Today’s teachers are persevering through disruption but need greater support to weather workforce challenges, a major new report has found.
Workforce planning for schools was a major issue raised by the Gallop Report, which recommended “systemic change” to address staff shortages, deteriorating working conditions and concerns over teachers’ pay.
The State of the Education Sector 2021 report was released by PeopleBench, a school workforce research and analytics company. For the first time in the report’s history, the data provides a clear snapshot of the workforce challenges and opportunities facing school leaders, teachers and support staff across Government, Catholic and Independent schools across Australia.
The study collated the perspectives of 469 school leaders, teachers, and Business/HR advisors in all states and territories, offering an in-depth national ‘health check’ of the education sector.
“Our survey found that only half of teachers were confident in their school's ability to execute its vision, while other cohorts [especially principals] were much more likely to report that feeling of confidence,” Chief Research Officer Mike Hennessy told The Educator.
“From our experience, this might reflect a gap in understanding and communication between those on the leadership team – whose roles usually require them to think in terms of vision and strategy in the long-term – and those in the classroom, who need to spend most of their attention on supporting students day-by-day, week-by-week, term-by-term.”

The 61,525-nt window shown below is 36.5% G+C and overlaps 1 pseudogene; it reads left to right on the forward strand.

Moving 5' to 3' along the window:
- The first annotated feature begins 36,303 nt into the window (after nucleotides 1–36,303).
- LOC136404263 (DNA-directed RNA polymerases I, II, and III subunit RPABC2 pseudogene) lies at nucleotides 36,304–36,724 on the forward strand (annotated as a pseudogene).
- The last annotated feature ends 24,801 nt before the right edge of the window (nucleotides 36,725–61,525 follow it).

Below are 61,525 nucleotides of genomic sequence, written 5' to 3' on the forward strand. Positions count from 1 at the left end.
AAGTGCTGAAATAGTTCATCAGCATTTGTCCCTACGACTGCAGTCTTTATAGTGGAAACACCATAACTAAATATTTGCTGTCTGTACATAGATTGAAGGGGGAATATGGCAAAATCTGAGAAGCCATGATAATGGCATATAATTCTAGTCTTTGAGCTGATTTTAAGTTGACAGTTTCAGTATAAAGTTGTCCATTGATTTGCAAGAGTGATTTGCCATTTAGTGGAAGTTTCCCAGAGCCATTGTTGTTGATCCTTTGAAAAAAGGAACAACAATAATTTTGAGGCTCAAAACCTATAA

Hennessy said this provides an opportunity for leaders to co-design the future of the school with their teachers, and potentially bring the student voice into the mix, too.
“Leaders can start addressing this gap by genuinely consulting teachers on what they'd like their school to look like in the future, and what they'll each need to do to achieve those goals, as a school workforce, together.”
PeopleBench CEO, Fleur Johnston said teachers' lower levels of confidence in the school workforce might indicate a need to do professional development a little differently.
“Our findings showed that respondents expected technological skills and the ability to manage one's own wellbeing to increase in priority over the next three years, so leaders might look to create more opportunities for staff to boost their skills in those areas,” Johnson told The Educator.
“It will also be really important that leaders clearly communicate the links between the vision and strategy [i.e. "these are the goals we want to achieve as a school"] and their investment in professional learning/professional development [i.e. "these are the skills we'll need to develop in order to achieve these goals"].”